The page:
And, when plates come back half-eaten, instead of scraping the food into the garbage, the facility’s composting program helps reduce the weight of the waste sent to landfills. The composting program involves a partnership with Sanimax, which provides a dumpster and weekly pick up service while Monona Terrace provides the biodegradable bags. Soiled paper products such as napkins, plates and cups are also considered post-consumer waste and accepted in the composting effort.
This program aids the venue in its sustainability efforts. MacIsaac explains that in 2015 Monona Terrace was certified as a “green building” at the Gold Level by the U.S. Green Building Council’s Leadership in Energy and Environmental Design for Existing Buildings (LEED-EB) program. Part of the points for this distinction involve reducing waste.
A few miles away in northwestern Wisconsin, Neuschwanger’s team becomes creative when leftover food from an event presents itself. He says one example is using chicken breasts to make soups. His kitchen staff loves to find ways to re-incorporate high-quality extras when they can.
They then look for ways to donate leftovers that have been properly stored and are considered safe, based on the Health Department’s parameters.
Spangler wants planners to know that legislation exists to protect those who donate food, so that their donations aren’t deterred. The Bill Emerson Good Samaritan Food Donation Act eliminates liability for those who donate food, except in cases of gross negligence.
“We definitely donate to our local food pantries and the Salvation Army, and also the Hunger Task Force, which distributes to other food pantries, but each have their own rules,” Neuschwanger adds.
DONATIONS MAKE A DIFFERENCE
MacIsaac reports conversations of donating food from both small and large events is becoming more prevalent on the national meeting planner stage. She explains this focus is sparking continued discussions about ways to creatively reduce food waste, but also ensure the product left behind is being used for good in the community.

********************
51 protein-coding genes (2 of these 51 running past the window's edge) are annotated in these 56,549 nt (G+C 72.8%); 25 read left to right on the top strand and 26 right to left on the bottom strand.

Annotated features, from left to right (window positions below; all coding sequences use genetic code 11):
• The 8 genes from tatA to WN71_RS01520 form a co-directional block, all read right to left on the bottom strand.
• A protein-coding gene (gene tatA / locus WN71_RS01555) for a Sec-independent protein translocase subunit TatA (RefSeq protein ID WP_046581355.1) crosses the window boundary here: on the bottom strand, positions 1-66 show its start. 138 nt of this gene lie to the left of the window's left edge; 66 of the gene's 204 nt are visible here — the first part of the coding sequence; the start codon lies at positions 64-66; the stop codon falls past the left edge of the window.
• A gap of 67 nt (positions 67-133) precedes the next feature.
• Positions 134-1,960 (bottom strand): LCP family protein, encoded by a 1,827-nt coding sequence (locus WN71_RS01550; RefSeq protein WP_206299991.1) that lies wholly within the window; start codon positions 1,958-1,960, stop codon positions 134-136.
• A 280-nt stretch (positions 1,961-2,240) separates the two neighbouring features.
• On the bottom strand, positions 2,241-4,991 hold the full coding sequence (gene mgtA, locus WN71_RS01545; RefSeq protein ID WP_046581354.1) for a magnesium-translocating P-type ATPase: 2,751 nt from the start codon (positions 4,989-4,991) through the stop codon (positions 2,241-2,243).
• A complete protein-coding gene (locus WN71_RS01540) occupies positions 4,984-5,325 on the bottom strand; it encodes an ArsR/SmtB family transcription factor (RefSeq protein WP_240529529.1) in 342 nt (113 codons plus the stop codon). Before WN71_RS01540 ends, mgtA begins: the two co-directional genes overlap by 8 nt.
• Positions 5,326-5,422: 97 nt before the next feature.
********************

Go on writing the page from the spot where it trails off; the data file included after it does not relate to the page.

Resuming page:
“People intend to do good when presented with the option to do good,” she says.
Spangler says MacIsaac is right on track with the trends to reduce food waste. “Make sure you have a program in place to collect or deliver your food to a hunger relief organization, but also really understand your attendees and that you’re preparing the right amount of meals for the right people,” Spangler suggests.
This is where Ginny Schrag, executive director of The Gathering in Milwaukee, a non-profit dedicated to feeding the hungry, comes into play. She says it’s important that those wanting to donate food connect with their resources in advance. There are logistics to be figured out, such as amounts, transportation and storage. Spangler adds it’s also important to research and vet donation partners to find the ones that fit best for your meeting or event.
The Gathering often feeds 200 people three times/day at every meal throughout its four locations over 51 weeks a year, so Schrag says pre-planning is essential in their case. All meals are prepared on site, which is unique to other donation programs, too. For them, bread is not a great donation, as they have much of it. But, large meat donations, prepared salads and other large-quantity foods are very welcome. She stresses the quantity focus here, as a few small pans of food won’t go far in their kitchens, even if they might somewhere else.
Disposable food carriers are important too, as many operations don’t have the ability to return pans, plates or serving utensils to a variety of places, she adds.
“Develop some relationships,” she suggests. “Find out what’s near you, within driving distance and can take things as you have them. We serve daily, but it could be more difficult if someone serves once a week.” The organization has strong relationships with local Starbucks, McDonald’s and even the Milwaukee Brewers, who support The Gathering’s mission through the local Hunger Task Force. A local photography shop will even donate product after a shoot with food items.
Schrag says that in addition to donating food, many companies or facilities then become volunteers of The Gathering in some way or another. “They make an effort to learn about our organization, and the people we serve, and then we can learn about them too,” she concludes.
When it comes to figuring out what to do with leftovers, there are options available to meeting planners, whether it be feeding the staff, the earth or the community. All you need to do is ask!